The Success of Failure in Training Your Dog – We All Make Mistakes.

We’ve all been there, working on something that starts out a joy and something you look forward too.

Little things start to go wrong, these spiral into bigger things.

Suddenly you feel awful working on that thing, your motivation disappears.

You stop wanting to work at all, convince yourself you have other things to do.

You give up, you convince there is no options left. You feel a failure.

Their are always options.

Failure is not a permanent, it is changeable.

The definition of failure is a lack off success, not never being successful.

You should see each perceived failure as a learning process. There is always a solution to the problem.

With dog training I often hear from clients that they have tried everything. That I couldn’t possibly solve their dog training problem. They have read every page on the internet, read every book on the shelf and talked to every dog owner with a well trained dog. But yet here you are on the phone to me. Looking for that answer so your failure isn’t permanent.

Often the reason for failure isn’t because of a lack of knowledge, or lack of training. Is is due to a lack training in the real world, proofing the behaviour in the real world. We often reflect on the things we did wrong instead of the things that went right, sending us into the spiral of blame. Blame yourself, others, the dog and the environment.

We need to reject our old beliefs of “I can’t do this” or “He’ll never be trained”, replacing them with “Their is a solution” and “I need to find the right way to solve this”.

You can lay blame on yourself from over working, from setting unrealistic standards or goals, and comparing yourself to others. This self criticism will attempt to destroy your work towards change or bettering your training. Getting past it can be tough but accepting your weaknesses as well as strengths, make them less scary. Remove that self critical voice, and making a mental list of all the things that are going well  with the training, and focus on that.

Uncertainty within your training can create an internal conflict, but it can also be a change to experiment and learn. Reasonable options might not always work, but there are other options. We turn to trail and error with our dog training, this can work in some cases but often it leaves our dogs confused and without consistency. It also drains us emotionally and mentally, turning each session into a workout for your brain.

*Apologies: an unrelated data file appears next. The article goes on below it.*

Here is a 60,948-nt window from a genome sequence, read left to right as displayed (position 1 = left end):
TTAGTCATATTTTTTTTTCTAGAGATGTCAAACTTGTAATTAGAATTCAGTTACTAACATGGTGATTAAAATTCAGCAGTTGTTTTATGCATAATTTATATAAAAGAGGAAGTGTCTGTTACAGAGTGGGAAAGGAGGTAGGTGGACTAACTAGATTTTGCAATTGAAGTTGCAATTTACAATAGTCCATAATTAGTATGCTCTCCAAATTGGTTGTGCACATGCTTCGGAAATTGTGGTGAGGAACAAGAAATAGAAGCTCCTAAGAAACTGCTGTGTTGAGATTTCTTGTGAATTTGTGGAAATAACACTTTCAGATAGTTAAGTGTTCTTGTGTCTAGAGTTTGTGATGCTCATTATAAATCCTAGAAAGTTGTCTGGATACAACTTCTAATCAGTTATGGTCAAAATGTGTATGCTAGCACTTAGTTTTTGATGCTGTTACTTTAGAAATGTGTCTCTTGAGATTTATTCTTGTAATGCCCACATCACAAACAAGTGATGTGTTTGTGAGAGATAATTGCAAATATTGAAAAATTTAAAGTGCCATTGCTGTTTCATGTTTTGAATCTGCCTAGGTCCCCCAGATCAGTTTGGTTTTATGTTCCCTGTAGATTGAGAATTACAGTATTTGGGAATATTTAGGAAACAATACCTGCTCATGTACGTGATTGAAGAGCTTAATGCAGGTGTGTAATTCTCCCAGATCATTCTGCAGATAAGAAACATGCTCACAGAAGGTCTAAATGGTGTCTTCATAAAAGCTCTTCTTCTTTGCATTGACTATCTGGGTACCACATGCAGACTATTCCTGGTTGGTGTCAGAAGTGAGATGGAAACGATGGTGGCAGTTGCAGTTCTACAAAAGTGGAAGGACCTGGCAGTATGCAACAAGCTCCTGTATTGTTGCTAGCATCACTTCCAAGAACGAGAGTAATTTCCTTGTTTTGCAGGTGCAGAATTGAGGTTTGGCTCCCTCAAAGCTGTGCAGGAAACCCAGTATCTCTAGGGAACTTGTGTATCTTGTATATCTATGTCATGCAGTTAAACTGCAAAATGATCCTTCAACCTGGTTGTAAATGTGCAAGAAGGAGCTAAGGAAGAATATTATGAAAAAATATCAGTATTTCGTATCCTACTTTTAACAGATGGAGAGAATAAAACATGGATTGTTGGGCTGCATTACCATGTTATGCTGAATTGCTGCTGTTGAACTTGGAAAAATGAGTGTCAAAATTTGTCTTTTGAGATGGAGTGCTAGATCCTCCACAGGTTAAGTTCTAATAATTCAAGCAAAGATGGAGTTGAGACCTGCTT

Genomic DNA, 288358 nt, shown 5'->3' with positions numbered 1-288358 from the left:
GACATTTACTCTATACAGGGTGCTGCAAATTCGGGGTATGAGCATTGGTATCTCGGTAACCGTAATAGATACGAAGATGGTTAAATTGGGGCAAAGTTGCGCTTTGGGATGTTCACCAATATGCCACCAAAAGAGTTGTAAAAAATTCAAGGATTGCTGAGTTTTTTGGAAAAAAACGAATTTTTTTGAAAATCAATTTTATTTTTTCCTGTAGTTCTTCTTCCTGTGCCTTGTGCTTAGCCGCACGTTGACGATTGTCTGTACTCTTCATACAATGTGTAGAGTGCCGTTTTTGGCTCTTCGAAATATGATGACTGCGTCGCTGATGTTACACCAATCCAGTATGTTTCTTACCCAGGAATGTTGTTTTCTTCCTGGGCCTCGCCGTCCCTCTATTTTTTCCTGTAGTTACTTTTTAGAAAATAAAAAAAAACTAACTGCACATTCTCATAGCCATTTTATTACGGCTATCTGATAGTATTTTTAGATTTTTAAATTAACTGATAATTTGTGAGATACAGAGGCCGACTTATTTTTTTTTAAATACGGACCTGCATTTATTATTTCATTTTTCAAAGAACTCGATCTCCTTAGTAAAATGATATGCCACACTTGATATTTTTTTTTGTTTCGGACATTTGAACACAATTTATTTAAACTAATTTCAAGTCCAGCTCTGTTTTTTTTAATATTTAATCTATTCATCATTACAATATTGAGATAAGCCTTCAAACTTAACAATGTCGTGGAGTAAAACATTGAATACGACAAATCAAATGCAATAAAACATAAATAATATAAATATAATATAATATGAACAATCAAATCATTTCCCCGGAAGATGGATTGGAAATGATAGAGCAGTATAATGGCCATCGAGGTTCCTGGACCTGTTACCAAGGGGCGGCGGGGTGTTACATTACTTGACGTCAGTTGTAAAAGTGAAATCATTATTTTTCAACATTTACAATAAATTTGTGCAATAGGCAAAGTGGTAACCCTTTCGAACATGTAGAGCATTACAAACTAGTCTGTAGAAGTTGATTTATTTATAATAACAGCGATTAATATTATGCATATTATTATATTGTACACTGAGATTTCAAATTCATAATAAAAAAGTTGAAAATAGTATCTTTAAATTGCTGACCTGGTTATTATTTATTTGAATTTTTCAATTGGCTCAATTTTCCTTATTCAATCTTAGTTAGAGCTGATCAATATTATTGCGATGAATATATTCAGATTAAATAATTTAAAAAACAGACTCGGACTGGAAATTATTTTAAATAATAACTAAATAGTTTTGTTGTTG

Learning from mistakes and trying little things one a time, often lead to the right result. A side effect of failure is innovation. See each little failure as a way to build and improve the training you are doing, as well as help innovate your own self.

Anything that goes awry is progress, it might not be in the direction you wanted but it is progress. We can’t predict each training session as there are many factors out of our control, but regardless of it each walk is a training session. Setting us to learn from, good and bad. A Bad walk can help us pinpoint the areas we need to focus on, a good walk helps boost those focus areas.

Dog training isn’t easy. It can lead to tears, arguments, frustration and a breakdown in relationships not only with your dog, but also your family and friends. I often think people are shocked at how much something that was destined to join their life to make it better often makes it worse, until we find the solution to the problem.

Dog training always has a solution, but it isn’t always what is expected. Thinking outside the box and understanding your dog better is often the best way to find a solution. Understanding is learning, and learning about your dog. Its habits, and real motivations, not the ones we want them to have. Looking at your dog as the same as others, using food when your dog isn’t motivated by it, or using your behaviour as a reward in the wrong way.

The main point to all blog post is this. Don’t let yourself stand in the way of your dog training goals, and journey. There is a solution to every problem, but sometimes there needs to be failure to be learned from.

Kathryn Jones FdSc AAB
NTIPDU, MoGDT, ABDT, CFBA, IACP – A Clever Approach to Dog Training and Behaviour